Botta’s roots in Lugano, Switzerland certainly reveal themselves in his work. Lugano is in a mountainous part of the country, with tranquil lakes and an amazing alpine skyline. The proximity to Italy no doubt allowed him to be exposed to the work of Carlo Scarpa, an architect whose attitudes to masonry, geometry and precise detailing seem to be reflected in Botta’s work. While the majority of his work is in his native region and includes single-family houses, vacation houses, offices religious buildings and even warehouses, his best known work in the United States is the San Francisco Museum of Modern Art.

Mario Botta, San Francisco Museum of Modern Art, 1992-1995.

Mario Botta, San Francisco Museum of Modern Art, 1992-1995.

I think Botta is a good example of an “architect’s architect.” His work is precise and tailored, sensitive to context, but bold and self-assured. Symmetry and texture play an important part in his work, and his vocabulary generally consists of a masonry shell, cracked to reveal its jewel-like contents as though you took a band-saw to a geode. Strong striping and simple geometric forms define its character.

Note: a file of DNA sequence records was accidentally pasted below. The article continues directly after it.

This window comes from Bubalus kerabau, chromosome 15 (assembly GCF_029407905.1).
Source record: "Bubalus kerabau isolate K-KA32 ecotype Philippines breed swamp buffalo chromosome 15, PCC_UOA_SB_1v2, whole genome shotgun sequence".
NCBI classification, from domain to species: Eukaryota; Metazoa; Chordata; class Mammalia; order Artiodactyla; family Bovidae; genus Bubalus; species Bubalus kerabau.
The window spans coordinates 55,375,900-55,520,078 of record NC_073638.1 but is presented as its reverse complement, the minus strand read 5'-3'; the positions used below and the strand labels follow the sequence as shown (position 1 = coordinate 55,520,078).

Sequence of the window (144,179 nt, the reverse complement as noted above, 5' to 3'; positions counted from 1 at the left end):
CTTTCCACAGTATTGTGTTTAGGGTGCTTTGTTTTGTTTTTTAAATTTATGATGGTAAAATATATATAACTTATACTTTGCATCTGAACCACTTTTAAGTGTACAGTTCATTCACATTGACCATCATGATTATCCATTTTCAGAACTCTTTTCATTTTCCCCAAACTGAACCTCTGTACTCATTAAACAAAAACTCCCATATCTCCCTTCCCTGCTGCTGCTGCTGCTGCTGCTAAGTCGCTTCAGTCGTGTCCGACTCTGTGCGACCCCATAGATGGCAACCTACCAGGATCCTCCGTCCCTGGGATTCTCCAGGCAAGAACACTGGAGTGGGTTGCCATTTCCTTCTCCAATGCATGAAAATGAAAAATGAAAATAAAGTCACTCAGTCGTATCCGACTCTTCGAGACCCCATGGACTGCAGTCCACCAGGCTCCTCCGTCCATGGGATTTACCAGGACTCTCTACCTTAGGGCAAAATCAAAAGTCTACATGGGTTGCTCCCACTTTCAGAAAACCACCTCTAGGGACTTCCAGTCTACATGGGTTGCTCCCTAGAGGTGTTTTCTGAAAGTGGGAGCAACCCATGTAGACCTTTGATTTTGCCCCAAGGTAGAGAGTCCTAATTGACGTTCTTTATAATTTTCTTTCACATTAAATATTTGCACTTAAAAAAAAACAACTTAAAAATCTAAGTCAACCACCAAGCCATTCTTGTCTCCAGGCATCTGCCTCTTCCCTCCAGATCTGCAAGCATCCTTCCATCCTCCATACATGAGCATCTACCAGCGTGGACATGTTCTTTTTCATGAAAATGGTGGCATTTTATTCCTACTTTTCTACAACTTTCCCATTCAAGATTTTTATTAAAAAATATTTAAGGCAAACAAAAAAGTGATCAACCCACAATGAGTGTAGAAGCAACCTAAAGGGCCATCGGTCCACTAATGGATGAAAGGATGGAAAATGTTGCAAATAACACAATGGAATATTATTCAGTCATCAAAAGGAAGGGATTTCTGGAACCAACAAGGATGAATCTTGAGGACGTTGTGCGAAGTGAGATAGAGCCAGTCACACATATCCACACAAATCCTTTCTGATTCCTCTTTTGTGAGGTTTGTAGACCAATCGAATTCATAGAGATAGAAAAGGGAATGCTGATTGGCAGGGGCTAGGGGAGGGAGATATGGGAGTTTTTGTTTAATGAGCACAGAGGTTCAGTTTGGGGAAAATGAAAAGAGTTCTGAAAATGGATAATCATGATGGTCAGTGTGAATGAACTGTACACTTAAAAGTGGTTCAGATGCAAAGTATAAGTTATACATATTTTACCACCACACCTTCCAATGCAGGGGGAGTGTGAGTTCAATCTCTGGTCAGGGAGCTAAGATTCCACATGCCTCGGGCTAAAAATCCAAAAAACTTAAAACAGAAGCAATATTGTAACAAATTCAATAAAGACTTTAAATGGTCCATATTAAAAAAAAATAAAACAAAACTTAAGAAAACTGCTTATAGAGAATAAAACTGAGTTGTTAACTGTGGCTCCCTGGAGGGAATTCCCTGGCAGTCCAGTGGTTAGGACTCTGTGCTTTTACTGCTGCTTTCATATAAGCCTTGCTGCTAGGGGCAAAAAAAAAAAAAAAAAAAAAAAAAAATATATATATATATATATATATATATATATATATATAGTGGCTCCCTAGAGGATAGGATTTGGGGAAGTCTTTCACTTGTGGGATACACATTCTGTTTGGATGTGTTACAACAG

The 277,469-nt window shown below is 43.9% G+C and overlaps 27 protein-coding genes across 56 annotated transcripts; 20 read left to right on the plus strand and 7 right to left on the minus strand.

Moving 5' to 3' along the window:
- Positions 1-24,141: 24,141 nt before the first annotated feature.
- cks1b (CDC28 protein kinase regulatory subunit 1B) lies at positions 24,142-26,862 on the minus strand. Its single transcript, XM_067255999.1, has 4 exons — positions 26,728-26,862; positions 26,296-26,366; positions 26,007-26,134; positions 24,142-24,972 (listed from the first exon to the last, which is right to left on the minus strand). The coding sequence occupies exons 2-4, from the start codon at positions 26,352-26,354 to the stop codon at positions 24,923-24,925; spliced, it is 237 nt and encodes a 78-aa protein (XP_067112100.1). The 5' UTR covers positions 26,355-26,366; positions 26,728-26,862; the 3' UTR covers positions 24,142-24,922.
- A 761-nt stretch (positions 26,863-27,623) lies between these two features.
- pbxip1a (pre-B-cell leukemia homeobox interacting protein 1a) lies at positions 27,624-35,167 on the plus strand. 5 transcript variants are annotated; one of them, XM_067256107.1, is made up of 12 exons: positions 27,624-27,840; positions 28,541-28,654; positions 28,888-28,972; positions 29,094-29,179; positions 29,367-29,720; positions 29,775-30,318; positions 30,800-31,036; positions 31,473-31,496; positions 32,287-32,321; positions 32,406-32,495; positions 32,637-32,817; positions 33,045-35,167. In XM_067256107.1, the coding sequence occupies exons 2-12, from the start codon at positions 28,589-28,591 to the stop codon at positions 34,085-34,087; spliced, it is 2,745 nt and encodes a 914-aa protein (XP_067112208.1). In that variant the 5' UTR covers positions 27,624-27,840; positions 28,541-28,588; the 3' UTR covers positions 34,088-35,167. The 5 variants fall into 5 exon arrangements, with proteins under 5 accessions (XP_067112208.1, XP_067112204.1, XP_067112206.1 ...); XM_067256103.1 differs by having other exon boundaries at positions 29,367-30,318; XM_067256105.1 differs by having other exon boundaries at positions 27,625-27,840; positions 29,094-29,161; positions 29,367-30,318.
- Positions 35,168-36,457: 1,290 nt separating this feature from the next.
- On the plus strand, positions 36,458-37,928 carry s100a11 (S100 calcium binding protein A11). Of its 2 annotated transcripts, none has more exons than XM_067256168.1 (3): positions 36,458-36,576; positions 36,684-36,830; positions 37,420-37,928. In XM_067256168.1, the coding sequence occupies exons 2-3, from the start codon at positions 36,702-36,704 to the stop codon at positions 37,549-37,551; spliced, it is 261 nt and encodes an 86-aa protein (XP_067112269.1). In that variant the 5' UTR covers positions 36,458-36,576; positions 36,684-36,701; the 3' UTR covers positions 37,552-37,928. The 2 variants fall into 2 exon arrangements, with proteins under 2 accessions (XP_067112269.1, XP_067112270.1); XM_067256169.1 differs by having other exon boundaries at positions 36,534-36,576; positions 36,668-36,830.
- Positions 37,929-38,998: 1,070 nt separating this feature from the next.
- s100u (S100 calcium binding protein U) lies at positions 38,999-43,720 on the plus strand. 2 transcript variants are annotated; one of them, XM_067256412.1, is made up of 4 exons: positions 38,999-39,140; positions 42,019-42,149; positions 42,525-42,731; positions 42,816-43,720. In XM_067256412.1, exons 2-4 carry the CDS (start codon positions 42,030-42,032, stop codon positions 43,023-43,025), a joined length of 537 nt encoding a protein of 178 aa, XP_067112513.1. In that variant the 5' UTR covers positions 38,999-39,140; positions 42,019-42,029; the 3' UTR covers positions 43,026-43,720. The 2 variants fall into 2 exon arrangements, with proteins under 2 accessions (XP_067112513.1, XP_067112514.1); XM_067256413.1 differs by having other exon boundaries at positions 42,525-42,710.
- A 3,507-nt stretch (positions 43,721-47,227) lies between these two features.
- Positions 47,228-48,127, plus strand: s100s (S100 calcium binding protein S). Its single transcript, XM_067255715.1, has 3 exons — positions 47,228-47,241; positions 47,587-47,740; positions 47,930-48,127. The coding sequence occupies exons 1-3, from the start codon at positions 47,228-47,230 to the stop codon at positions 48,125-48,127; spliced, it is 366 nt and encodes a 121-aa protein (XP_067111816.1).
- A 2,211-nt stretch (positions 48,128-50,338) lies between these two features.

Mario Botta, Tesi table, 1985.

Mario Botta, Tesi table, 1985.

This table acquired by the IMA is an evolution of that architectural vocabulary and an extension of his materiality. Like the center of a geode, the Tesi materials are multifaceted and shiny. A simple metal triangle extrudes to create a minimal base. Bold metal stripes articulate the support of the rectangular glass top. The Tesi table is a great piece of interior architecture that fittingly represents Botta’s bold body of work.

Filed under: Design, The Collection


The Armory Show and Indianapolis

Poster advertising the “International Exhibition of Modern Art”

Poster advertising the “International Exhibition of Modern Art.”

Last month marked the 100th anniversary of the International Exhibition of Modern Art, better known as “The Armory Show,” opening in New York City. The nearly 1,600 avant-garde works by artists who were little-exhibited in the U.S. were met with public response that fluctuated between outrage and delight, curiosity and apprehension. Theodore Roosevelt’s A Layman’s Views of an Art Exhibition encapsulates the general sentiment: “It is true, as the champions of these extremists [Modernist artists] say, that there can be no life without change, no development without change, and that to be afraid of what is different or unfamiliar is to be afraid of death. It is no less true, however, that change may mean death and not life, and retrogression instead of development.” Yet history is written by the victors, and in this case, Modernism won. Today it is hard to overstate the impact that this large-scale exhibition organized by the Association of American Painters and Sculptors (AAPS) had on 20th Century American art.

Just one year prior to the 1913 exposition opening, the AAPS solicited the John Herron Art Institute (forerunner to the IMA) inquiring “whether the institution would be interested in exhibiting the work of members of this organization.”

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Filed under: The Collection